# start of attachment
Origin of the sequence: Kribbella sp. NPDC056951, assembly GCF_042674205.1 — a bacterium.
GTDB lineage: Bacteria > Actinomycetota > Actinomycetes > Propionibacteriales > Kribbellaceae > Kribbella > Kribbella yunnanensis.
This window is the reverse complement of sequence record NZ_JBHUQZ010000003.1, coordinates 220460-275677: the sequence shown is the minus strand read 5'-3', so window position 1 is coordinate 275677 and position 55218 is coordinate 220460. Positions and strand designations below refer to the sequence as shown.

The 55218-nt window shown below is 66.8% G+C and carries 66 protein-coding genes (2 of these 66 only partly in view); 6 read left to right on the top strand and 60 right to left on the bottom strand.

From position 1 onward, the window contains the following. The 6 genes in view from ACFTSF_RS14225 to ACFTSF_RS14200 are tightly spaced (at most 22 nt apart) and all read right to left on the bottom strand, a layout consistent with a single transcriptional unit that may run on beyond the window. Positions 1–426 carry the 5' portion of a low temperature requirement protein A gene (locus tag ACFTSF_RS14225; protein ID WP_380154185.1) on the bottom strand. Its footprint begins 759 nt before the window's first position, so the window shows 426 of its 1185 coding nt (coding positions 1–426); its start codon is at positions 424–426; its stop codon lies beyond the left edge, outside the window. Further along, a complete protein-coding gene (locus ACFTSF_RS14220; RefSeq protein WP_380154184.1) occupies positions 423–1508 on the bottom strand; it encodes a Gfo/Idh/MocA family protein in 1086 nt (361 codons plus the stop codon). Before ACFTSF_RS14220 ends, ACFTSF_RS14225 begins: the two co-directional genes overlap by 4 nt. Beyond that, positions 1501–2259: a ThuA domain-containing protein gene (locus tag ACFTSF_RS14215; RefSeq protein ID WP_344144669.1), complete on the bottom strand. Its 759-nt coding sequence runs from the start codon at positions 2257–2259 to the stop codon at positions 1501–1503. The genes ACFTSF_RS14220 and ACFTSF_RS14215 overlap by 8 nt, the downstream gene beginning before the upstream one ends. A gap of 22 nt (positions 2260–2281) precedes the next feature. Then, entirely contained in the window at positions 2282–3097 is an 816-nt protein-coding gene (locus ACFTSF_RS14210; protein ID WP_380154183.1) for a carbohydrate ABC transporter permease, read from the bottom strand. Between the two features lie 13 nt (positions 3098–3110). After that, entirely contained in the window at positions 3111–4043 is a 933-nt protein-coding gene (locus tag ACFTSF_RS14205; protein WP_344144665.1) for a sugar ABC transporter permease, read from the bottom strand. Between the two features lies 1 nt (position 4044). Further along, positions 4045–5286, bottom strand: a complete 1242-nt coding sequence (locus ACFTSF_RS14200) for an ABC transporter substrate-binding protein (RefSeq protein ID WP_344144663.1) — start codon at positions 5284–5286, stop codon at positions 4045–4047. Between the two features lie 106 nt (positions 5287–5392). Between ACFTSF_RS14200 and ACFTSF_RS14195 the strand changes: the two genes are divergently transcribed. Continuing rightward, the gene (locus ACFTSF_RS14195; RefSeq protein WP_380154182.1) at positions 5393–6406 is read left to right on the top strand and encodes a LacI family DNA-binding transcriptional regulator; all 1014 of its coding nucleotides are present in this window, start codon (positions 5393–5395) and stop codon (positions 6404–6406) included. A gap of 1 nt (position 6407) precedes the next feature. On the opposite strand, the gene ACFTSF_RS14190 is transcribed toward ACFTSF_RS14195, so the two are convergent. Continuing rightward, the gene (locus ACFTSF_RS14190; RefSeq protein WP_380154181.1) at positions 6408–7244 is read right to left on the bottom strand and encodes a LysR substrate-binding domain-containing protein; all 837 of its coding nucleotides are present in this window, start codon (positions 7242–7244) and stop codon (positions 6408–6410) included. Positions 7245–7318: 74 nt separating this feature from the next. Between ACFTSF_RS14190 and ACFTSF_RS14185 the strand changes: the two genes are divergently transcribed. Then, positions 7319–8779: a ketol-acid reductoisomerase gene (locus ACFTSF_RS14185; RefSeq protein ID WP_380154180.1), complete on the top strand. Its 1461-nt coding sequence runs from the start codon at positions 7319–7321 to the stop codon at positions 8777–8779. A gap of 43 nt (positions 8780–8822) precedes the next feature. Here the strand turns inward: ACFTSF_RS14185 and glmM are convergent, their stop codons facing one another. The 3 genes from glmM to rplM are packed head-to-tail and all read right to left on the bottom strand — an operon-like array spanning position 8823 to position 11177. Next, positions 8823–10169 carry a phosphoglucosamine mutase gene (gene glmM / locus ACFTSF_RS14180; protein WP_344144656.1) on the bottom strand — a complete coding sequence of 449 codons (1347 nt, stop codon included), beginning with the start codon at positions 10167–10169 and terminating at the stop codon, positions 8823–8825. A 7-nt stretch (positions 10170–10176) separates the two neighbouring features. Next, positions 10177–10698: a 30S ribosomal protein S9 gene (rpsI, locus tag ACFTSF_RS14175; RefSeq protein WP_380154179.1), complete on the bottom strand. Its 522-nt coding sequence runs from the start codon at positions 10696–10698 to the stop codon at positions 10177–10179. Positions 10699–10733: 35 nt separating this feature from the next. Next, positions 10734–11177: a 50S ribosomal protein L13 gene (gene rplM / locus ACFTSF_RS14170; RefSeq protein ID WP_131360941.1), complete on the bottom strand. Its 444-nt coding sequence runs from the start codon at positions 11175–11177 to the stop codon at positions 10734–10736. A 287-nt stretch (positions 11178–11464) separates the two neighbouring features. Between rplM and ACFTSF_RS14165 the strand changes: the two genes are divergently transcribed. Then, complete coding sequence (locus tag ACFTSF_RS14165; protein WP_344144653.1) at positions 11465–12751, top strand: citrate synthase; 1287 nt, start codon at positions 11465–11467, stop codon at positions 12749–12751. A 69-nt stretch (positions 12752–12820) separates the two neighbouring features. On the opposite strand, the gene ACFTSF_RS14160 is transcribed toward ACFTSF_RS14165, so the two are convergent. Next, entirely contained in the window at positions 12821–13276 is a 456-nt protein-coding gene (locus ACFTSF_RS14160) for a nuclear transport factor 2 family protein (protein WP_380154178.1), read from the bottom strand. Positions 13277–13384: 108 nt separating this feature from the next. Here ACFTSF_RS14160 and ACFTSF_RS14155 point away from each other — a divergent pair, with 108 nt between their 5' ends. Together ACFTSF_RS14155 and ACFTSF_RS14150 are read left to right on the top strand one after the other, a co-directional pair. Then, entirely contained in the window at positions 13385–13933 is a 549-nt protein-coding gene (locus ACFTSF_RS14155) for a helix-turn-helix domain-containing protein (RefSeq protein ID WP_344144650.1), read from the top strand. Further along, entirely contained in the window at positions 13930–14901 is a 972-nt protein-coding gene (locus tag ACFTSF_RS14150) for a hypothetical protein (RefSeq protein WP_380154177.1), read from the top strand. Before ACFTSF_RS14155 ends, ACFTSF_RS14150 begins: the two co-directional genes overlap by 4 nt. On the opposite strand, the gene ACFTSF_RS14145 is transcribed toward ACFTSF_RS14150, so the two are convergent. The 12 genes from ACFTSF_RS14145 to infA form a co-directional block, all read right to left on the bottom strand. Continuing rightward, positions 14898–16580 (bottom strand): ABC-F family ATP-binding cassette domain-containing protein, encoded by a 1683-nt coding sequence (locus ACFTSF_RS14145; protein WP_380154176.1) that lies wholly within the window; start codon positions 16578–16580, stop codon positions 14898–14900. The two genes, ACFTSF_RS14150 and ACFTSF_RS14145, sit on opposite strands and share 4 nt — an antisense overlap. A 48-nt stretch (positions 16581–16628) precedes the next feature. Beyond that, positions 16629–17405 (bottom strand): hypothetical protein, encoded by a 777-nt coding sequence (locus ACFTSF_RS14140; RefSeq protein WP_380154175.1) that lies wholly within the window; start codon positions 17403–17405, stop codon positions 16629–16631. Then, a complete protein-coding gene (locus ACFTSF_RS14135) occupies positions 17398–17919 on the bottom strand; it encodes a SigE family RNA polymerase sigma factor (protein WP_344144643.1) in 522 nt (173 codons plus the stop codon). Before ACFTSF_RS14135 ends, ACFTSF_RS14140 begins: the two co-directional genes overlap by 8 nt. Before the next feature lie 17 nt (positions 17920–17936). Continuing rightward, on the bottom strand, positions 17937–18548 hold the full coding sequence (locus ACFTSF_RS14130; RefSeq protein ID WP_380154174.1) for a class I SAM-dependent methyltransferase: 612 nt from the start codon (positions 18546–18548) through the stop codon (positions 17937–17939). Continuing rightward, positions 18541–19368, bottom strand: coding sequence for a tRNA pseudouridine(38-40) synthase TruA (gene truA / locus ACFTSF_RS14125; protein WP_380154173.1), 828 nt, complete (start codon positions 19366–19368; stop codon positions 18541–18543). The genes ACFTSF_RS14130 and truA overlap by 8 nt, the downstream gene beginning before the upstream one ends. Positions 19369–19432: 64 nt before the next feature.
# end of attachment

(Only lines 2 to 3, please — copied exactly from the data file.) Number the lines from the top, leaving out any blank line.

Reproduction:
GTDB lineage: Bacteria > Actinomycetota > Actinomycetes > Propionibacteriales > Kribbellaceae > Kribbella > Kribbella yunnanensis.
This window is the reverse complement of sequence record NZ_JBHUQZ010000003.1, coordinates 220460-275677: the sequence shown is the minus strand read 5'-3', so window position 1 is coordinate 275677 and position 55218 is coordinate 220460. Positions and strand designations below refer to the sequence as shown.